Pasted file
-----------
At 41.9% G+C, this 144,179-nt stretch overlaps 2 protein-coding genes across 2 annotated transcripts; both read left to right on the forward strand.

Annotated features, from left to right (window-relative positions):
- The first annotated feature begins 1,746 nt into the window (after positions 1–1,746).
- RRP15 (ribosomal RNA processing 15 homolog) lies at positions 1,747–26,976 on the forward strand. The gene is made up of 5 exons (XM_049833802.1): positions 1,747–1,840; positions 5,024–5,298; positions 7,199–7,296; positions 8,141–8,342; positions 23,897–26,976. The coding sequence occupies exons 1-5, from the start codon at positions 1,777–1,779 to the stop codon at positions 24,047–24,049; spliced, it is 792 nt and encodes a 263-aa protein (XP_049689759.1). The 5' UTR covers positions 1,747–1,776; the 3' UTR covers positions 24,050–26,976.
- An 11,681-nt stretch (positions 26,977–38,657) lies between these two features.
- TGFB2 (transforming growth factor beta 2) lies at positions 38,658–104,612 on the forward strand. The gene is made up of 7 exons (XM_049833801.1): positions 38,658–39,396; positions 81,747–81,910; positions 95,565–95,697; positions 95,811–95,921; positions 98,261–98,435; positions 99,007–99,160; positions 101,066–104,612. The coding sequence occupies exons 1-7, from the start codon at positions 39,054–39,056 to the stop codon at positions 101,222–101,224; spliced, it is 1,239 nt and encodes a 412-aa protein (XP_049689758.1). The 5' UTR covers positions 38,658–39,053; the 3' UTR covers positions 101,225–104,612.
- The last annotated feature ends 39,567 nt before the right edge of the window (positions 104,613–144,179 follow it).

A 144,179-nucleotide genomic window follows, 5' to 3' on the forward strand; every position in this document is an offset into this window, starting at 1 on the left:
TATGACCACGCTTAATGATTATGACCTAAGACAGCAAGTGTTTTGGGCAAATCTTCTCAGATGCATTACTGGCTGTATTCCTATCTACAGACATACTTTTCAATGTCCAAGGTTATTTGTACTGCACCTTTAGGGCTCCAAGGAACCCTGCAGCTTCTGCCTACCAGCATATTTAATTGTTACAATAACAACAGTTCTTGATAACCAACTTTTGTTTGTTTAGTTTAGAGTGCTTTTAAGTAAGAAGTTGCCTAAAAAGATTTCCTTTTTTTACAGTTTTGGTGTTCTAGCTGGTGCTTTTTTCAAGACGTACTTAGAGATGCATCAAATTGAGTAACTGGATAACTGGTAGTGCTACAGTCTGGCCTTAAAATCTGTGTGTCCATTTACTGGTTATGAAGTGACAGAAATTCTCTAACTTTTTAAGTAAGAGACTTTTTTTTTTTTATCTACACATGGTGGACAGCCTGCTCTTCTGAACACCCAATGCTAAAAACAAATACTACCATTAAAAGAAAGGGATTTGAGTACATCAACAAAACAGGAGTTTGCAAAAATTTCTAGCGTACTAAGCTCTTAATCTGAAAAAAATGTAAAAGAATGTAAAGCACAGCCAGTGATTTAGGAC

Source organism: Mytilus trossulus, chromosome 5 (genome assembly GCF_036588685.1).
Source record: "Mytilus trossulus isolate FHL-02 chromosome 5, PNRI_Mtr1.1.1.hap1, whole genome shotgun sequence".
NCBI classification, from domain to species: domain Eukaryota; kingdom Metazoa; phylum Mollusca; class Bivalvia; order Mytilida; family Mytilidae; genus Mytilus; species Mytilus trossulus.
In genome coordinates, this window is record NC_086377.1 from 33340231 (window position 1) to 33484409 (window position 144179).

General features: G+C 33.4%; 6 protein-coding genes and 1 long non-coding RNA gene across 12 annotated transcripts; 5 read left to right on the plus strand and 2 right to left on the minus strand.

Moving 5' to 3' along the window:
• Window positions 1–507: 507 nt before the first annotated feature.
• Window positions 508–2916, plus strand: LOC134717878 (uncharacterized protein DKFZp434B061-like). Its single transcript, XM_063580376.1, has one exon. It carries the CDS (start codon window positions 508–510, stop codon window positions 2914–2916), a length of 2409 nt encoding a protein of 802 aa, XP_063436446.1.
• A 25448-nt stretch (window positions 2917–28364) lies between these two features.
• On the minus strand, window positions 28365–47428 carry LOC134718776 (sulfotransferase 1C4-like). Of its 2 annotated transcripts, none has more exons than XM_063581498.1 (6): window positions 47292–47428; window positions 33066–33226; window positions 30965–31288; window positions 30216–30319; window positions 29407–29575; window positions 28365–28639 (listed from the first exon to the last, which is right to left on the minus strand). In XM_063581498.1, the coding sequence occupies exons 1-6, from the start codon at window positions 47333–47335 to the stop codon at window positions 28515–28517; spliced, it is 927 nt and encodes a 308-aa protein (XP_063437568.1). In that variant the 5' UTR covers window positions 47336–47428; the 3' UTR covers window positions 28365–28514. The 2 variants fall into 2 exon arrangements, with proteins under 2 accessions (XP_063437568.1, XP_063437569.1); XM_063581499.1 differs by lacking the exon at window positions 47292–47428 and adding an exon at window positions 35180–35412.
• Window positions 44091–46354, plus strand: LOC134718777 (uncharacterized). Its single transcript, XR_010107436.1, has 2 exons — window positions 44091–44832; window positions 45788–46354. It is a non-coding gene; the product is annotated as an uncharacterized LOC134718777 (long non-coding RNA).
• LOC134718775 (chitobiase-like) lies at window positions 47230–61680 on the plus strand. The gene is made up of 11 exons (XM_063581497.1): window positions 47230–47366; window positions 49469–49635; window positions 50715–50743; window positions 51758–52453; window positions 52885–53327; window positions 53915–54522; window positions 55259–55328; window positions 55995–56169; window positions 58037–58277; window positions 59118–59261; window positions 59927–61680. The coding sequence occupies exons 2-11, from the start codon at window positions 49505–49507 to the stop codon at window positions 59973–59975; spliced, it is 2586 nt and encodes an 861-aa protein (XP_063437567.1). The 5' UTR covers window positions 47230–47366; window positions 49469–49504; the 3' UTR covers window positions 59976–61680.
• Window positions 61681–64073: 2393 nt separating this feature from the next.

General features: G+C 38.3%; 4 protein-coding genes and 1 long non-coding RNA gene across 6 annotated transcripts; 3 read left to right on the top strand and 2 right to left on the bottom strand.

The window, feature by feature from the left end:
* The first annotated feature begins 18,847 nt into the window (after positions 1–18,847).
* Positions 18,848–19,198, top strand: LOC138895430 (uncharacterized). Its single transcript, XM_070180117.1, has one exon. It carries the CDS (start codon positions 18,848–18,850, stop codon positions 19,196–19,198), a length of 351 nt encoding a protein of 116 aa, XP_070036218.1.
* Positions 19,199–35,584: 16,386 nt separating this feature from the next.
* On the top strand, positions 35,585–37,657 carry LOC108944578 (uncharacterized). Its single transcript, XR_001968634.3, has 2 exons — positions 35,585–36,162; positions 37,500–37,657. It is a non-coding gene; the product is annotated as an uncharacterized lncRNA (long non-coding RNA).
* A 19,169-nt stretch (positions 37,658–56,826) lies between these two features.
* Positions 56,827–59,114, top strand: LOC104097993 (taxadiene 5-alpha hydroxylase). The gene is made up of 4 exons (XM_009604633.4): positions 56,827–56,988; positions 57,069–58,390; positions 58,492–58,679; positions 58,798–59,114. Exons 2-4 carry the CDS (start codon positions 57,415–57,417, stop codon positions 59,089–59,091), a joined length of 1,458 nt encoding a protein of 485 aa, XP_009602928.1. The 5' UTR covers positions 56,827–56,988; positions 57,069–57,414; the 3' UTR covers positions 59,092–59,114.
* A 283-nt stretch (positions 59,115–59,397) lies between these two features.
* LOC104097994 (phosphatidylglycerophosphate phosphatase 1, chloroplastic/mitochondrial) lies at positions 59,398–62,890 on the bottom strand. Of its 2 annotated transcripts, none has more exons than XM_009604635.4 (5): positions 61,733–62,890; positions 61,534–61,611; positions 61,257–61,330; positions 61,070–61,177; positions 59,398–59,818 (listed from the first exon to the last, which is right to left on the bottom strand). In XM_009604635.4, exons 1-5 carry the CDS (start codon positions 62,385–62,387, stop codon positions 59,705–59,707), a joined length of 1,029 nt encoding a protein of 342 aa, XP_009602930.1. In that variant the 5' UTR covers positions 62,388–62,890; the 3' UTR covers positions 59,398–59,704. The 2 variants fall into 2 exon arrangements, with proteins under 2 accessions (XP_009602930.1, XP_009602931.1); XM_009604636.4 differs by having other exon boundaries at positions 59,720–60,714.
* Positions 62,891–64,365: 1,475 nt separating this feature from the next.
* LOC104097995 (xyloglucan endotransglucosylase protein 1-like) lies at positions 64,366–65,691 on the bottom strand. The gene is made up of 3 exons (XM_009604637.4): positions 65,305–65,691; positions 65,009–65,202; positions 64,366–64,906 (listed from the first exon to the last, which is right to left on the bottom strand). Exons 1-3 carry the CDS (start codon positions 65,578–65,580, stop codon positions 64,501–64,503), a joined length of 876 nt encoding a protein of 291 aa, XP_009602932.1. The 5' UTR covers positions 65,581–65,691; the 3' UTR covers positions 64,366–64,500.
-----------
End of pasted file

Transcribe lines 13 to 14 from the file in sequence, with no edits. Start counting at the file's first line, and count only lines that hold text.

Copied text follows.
In genome coordinates, this window is record NC_086377.1 from 33340231 (window position 1) to 33484409 (window position 144179).

General features: G+C 33.4%; 6 protein-coding genes and 1 long non-coding RNA gene across 12 annotated transcripts; 5 read left to right on the plus strand and 2 right to left on the minus strand.